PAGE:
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Firework safety

Dear Editor:

While consumer fireworks are safer today than ever before, people must still follow the recommended safety rules for use of the products in order to ensure a safe fireworks experience for their entire family.

Organizations such as Phantom Fireworks, the National Council on Fireworks Safety, the American Pyrotechnics Association and others publish guidelines containing simple rules for the use of consumer fireworks that, when followed, will make your use of consumer fireworks safe and enjoyable.

First and foremost, you must exercise good judgment and common sense when buying and using the products. Buy your products from reliable, licensed dealers. Beware of dealers who offer you special products from a back room that are not in compliance with state and federal law. You could subject yourself, your family, and your audience to substantial danger when using these products.

The fireworks products should be handled and ignited by a designated shooter – a sober adult who is familiar with the firework safety rules. Never allow children to handle the products or be in close proximity to the products.

Make sure you use a clear, open area as your ignition site and use a hard, flat surface. If you must ignite the products from a grassy or graveled area, lay down a piece of plywood to provide a hard, flat surface.

Make sure your audience is a safe distance from your launch site. Phantom Fireworks recommends a minimum distance between your launch site and your audience of 30 feet for fountains and ground-based products.

It is important that you have a ready source of water available in the event of an emergency. A connected hose is best. If that is unavailable, you should use a fire extinguisher or at a minimum a bucket of water.

Light only one firework device at a time and make sure that you use a long-neck butane lighter, a punk or Phantom’s Pyro Torch as an extended lighting device to keep you a safe distance from the product when you light it. Never allow any part of your body to be over the device.

You should always make sure that you consider farm animals and pets when you are using firework products. The noise and lights of the fireworks often frighten animals, so it is important that your animals are indoors or otherwise secured to protect them from adverse exposure to the products.

These are some of the basic tips that Phantom Fireworks hopes its friends and customers will follow. The full list of the consumer fireworks safety tips can be found at the Fireworks University section of fireworks.com. We urge you to familiarize yourselves with all of the fireworks safety tips and follow them to ensure a safe fireworks experience.

Due to a combination of many factors, including the fireworks testing initiated in 1994 by the American Fireworks Standards Laboratory, the efforts of companies like Phantom Fireworks and organizations such as the National Council on Fireworks Safety, American Pyrotechnics Association, Consumer Product Safety Commission and ATF, the firework products are better and safer than ever. The proof is that since 1994 fireworks use has increased some 77 percent from 117 million pounds in 1994 to 207.5 million pounds in 2012, while injuries over the same time period have decreased over 30 percent from 12,500 in 1994 to 8,700 in 2012.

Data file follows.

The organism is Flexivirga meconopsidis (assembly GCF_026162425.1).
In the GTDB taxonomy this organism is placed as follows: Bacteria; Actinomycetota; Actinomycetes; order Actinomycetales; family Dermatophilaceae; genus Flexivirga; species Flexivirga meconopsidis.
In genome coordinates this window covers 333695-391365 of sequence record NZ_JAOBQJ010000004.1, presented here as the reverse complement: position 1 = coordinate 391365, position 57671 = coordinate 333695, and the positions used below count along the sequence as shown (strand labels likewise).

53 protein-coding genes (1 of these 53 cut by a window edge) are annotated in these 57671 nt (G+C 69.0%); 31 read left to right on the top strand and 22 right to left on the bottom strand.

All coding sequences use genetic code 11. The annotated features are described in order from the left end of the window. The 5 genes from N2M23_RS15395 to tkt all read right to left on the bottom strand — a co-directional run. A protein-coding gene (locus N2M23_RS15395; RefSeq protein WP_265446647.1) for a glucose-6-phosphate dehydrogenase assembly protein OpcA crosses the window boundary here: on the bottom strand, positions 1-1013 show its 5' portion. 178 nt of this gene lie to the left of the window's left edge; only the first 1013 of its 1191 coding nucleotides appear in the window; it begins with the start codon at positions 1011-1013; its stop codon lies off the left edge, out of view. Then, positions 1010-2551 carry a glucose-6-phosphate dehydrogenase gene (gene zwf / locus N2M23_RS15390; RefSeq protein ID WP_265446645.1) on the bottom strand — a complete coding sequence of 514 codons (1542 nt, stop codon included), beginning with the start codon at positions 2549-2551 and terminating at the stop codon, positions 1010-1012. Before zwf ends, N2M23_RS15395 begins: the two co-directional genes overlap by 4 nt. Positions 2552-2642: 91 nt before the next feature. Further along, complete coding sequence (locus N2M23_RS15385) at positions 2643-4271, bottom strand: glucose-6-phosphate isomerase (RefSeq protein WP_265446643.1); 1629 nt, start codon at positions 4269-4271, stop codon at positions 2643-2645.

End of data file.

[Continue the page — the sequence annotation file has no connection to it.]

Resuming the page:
If we continue to work diligently on the safety message and people continue to follow the safety rules, we can improve the fireworks-related safety record and reduce injuries even further.

Let’s continue the great American tradition envisioned by John Adams of celebrating with fireworks when he wrote in 1776 that the Independence Day holiday “ought to be solemnized with pomp and parade, bonfires and illuminations (fireworks) from one end of this continent to the other, from this day forward forevermore.”

Enjoy the Independence Day holiday with your family and celebrate safely.

William Weimer

Phantom Fireworks

 

Dear Editor:

I love this great country. The flag flies at our house 365 days a year. The Fourth of July is  absolutely worth a grad celebration. However, those of us who own pets know what a difficult night this can be for our animals.

Fireworks, firecrackers, cherry bombs, M80’s, screamers, flashing lights in the sky, this can be terrifying to our pets. The loud noises and flashing lights make my dogs very upset, which in turn makes them bark constantly. They are large dogs, who bark very loud.

To take the stress off our dogs, and our neighbors who have to listen to our dogs bark, we board them out of their area when there are no fireworks. Problem solved, right? Wrong.

I don’t understand why there are people who feel the need to start with the firecrackers (all of which are illegal, by the way) three weeks before the holiday and continue several weeks after. For pet owners, this is extremely frustrating.

Should I be expected to sedate my dogs every night for a month? I don’t think so. This same situation plays out on many other holidays throughout the year.

So please, celebrate this amazing country we have the privilege of living in and be as loud as you want this Fourth of July.

But for the days/weeks leading up to and the days/weeks following try to be a little more considerate of the folks around you. And my apologies to my neighbors for my barking dogs.

Michelle Martin

Downey

 

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Published: June 26, 2014 – Volume 13 – Issue 11



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